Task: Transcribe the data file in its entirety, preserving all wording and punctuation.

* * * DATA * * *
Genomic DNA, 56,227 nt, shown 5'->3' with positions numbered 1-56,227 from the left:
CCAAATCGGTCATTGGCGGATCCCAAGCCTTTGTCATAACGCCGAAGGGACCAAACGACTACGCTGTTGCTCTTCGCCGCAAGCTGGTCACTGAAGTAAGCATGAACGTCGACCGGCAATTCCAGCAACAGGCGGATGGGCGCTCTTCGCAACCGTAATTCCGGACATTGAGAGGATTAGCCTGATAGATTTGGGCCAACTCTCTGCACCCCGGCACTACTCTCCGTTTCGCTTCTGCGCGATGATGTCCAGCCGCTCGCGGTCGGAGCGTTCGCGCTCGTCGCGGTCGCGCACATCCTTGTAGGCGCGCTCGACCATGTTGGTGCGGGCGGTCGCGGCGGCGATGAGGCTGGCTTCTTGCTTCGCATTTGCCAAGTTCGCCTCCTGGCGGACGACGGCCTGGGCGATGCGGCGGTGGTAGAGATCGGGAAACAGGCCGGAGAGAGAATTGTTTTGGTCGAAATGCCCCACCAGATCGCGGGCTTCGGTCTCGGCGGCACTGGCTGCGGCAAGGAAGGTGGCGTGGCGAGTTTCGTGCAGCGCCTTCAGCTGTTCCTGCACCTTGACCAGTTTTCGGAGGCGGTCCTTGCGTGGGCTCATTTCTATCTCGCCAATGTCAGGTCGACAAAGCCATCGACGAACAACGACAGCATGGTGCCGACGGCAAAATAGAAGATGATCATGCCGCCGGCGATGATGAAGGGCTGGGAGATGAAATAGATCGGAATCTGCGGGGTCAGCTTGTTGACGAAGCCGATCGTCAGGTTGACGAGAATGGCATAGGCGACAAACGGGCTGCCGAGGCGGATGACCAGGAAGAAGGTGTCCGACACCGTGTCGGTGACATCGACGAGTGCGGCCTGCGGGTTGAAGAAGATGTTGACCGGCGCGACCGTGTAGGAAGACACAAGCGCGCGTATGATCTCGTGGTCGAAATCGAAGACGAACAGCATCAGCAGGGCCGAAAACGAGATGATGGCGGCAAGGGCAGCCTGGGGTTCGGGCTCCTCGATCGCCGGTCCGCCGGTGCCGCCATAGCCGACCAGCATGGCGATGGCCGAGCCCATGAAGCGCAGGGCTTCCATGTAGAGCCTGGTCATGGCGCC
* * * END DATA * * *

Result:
Genomic DNA, 56,227 nt, shown 5'->3' with positions numbered 1-56,227 from the left:
CCAAATCGGTCATTGGCGGATCCCAAGCCTTTGTCATAACGCCGAAGGGACCAAACGACTACGCTGTTGCTCTTCGCCGCAAGCTGGTCACTGAAGTAAGCATGAACGTCGACCGGCAATTCCAGCAACAGGCGGATGGGCGCTCTTCGCAACCGTAATTCCGGACATTGAGAGGATTAGCCTGATAGATTTGGGCCAACTCTCTGCACCCCGGCACTACTCTCCGTTTCGCTTCTGCGCGATGATGTCCAGCCGCTCGCGGTCGGAGCGTTCGCGCTCGTCGCGGTCGCGCACATCCTTGTAGGCGCGCTCGACCATGTTGGTGCGGGCGGTCGCGGCGGCGATGAGGCTGGCTTCTTGCTTCGCATTTGCCAAGTTCGCCTCCTGGCGGACGACGGCCTGGGCGATGCGGCGGTGGTAGAGATCGGGAAACAGGCCGGAGAGAGAATTGTTTTGGTCGAAATGCCCCACCAGATCGCGGGCTTCGGTCTCGGCGGCACTGGCTGCGGCAAGGAAGGTGGCGTGGCGAGTTTCGTGCAGCGCCTTCAGCTGTTCCTGCACCTTGACCAGTTTTCGGAGGCGGTCCTTGCGTGGGCTCATTTCTATCTCGCCAATGTCAGGTCGACAAAGCCATCGACGAACAACGACAGCATGGTGCCGACGGCAAAATAGAAGATGATCATGCCGCCGGCGATGATGAAGGGCTGGGAGATGAAATAGATCGGAATCTGCGGGGTCAGCTTGTTGACGAAGCCGATCGTCAGGTTGACGAGAATGGCATAGGCGACAAACGGGCTGCCGAGGCGGATGACCAGGAAGAAGGTGTCCGACACCGTGTCGGTGACATCGACGAGTGCGGCCTGCGGGTTGAAGAAGATGTTGACCGGCGCGACCGTGTAGGAAGACACAAGCGCGCGTATGATCTCGTGGTCGAAATCGAAGACGAACAGCATCAGCAGGGCCGAAAACGAGATGATGGCGGCAAGGGCAGCCTGGGGTTCGGGCTCCTCGATCGCCGGTCCGCCGGTGCCGCCATAGCCGACCAGCATGGCGATGGCCGAGCCCATGAAGCGCAGGGCTTCCATGTAGAGCCTGGTCATGGCGCC